Is Algeria ready for an online supermarket?

Digital Content

Despite significant challenges for e-commerce sites in Algeria – including the fact that only 14% of Algerians are internet users – two young entrepreneurs want to believe that Algeria is ready for an online supermarket.

Launched on September 24, Superetti is the first online grocery store in Algeria. The people of Algiers can buy the same food, service, and beauty products that are available in stores at the same price, according to Oussama Araar, one of the two co-founders. The only difference is that clients who spend less than 500 DZD ($61 USD) will pay a 300 DZD ($4 USD) delivery fee.

Araar explains that this amount was not randomly chosen: he says it is the average amount spent by Algerians every two weeks. Based on this unverified statistic, he seems to believe all Algerians can potentially afford this service.

Superetti’s target customer is someone looking for the prestige of home delivery and an extensive imported products catalog, as well as those who want simplify their lives.

But given that the average per capita income in 2011 was just over $4,000 USD, $120 USD a month seems like a lot to expect regular people to spend on groceries. Will Superetti be able to attract the broader public or will it remain an elite service?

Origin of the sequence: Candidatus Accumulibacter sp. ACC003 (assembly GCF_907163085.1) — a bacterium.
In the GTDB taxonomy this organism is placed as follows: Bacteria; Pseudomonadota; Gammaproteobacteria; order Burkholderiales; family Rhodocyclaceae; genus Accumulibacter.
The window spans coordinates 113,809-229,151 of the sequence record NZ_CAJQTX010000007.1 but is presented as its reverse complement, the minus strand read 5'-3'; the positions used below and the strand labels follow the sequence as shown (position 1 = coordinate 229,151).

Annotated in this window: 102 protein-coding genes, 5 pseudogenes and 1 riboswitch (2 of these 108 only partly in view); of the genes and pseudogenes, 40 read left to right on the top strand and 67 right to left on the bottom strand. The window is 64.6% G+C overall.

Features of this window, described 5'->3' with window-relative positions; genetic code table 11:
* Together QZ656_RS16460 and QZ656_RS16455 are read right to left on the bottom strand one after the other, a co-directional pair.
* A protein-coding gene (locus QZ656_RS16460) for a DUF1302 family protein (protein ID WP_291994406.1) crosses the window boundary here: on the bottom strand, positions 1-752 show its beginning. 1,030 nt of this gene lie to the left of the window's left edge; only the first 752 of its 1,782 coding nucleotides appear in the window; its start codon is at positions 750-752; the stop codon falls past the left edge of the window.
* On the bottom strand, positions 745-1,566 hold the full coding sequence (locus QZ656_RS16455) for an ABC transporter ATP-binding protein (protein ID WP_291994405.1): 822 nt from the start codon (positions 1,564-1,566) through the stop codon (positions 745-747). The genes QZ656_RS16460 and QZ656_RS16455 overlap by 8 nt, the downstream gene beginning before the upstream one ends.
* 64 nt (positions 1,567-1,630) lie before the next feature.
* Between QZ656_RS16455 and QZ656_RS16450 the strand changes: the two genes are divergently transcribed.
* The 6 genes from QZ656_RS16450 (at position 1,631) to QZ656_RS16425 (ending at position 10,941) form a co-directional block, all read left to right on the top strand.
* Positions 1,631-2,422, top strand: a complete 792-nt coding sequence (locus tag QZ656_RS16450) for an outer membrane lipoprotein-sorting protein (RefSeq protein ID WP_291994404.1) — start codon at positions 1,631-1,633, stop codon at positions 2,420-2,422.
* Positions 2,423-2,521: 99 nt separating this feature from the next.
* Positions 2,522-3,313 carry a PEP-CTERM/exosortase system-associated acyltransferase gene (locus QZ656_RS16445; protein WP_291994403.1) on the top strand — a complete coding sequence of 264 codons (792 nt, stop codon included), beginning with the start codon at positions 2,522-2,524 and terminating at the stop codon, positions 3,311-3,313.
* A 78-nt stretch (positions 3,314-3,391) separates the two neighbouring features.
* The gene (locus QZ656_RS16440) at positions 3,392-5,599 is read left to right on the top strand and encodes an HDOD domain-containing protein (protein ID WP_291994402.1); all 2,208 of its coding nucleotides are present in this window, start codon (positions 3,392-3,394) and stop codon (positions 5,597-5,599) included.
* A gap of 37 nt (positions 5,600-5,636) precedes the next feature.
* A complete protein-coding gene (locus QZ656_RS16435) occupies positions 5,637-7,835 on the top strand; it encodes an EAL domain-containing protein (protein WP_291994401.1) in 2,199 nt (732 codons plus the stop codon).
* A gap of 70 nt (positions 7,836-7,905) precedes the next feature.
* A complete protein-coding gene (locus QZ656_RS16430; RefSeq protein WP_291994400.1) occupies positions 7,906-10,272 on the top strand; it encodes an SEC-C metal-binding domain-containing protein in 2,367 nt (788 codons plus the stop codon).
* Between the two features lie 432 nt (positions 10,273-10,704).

Far from the launching with great fanfare like some other big sites, the Superetti founders want the site to develop at its own pace. They made this decision based on their wish to test the service properly, as well as because they lacked sufficient funds at the outset; Araar and his partner Lyes Guise bootstrapped their project.

The Superetti team, consisting of Araar, two full-time employees and Guise, who works half-time, manually handle all the orders – limited, for now, to the city of Algiers. Once they receive an order, they send it to a partner supermarket and one of their two employees retrieves and delivers it.

One of the biggest challenges is the payment system. While awaiting the authorization of online payment in Algeria, Superetti doesn’t have any other choice but to use COD (cash on delivery). In order to make sure that orders are not fake, the team must verify each order by phone.

To remain competitive, the Superetti team wants to make profit not by relying on products sales but by selling ad space on the website or by using marketing services (for instance, including catalogs in every order). But Araar confesses that nothing is certain yet and he prefers, for the time being, to focus on the product and its delivery.

Moreover, Superetti has to compete with at least one other newly-launched Algerian online grocery store. Ardis, the new supermarket chain that seems poised to invade Algeria, recently launched a website to sell products online. But given the quality of the website – no photos for the products – Superetti is as yet on top of the Algerian online grocery store market. Whether this model is sustainable remains to be seen.